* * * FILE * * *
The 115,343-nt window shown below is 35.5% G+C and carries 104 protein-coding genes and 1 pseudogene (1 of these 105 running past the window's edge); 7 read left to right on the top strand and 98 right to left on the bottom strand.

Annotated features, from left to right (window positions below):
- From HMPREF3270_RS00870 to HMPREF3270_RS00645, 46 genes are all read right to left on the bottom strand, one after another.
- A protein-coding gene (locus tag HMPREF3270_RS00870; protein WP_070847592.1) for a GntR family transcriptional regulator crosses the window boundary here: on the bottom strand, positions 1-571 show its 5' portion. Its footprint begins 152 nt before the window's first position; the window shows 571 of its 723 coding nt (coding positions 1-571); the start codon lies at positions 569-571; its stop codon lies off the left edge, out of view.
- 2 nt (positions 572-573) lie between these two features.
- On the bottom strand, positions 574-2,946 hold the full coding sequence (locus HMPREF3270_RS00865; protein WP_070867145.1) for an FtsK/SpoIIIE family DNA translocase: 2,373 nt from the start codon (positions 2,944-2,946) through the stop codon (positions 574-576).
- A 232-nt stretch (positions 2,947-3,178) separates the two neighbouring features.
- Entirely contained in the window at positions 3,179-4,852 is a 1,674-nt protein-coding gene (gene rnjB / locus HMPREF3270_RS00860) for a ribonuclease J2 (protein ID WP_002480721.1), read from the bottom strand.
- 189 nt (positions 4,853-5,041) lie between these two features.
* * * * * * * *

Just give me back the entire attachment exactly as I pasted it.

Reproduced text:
The 115,343-nt window shown below is 35.5% G+C and carries 104 protein-coding genes and 1 pseudogene (1 of these 105 running past the window's edge); 7 read left to right on the top strand and 98 right to left on the bottom strand.

Annotated features, from left to right (window positions below):
- From HMPREF3270_RS00870 to HMPREF3270_RS00645, 46 genes are all read right to left on the bottom strand, one after another.
- A protein-coding gene (locus tag HMPREF3270_RS00870; protein WP_070847592.1) for a GntR family transcriptional regulator crosses the window boundary here: on the bottom strand, positions 1-571 show its 5' portion. Its footprint begins 152 nt before the window's first position; the window shows 571 of its 723 coding nt (coding positions 1-571); the start codon lies at positions 569-571; its stop codon lies off the left edge, out of view.
- 2 nt (positions 572-573) lie between these two features.
- On the bottom strand, positions 574-2,946 hold the full coding sequence (locus HMPREF3270_RS00865; protein WP_070867145.1) for an FtsK/SpoIIIE family DNA translocase: 2,373 nt from the start codon (positions 2,944-2,946) through the stop codon (positions 574-576).
- A 232-nt stretch (positions 2,947-3,178) separates the two neighbouring features.
- Entirely contained in the window at positions 3,179-4,852 is a 1,674-nt protein-coding gene (gene rnjB / locus HMPREF3270_RS00860) for a ribonuclease J2 (protein ID WP_002480721.1), read from the bottom strand.
- 189 nt (positions 4,853-5,041) lie between these two features.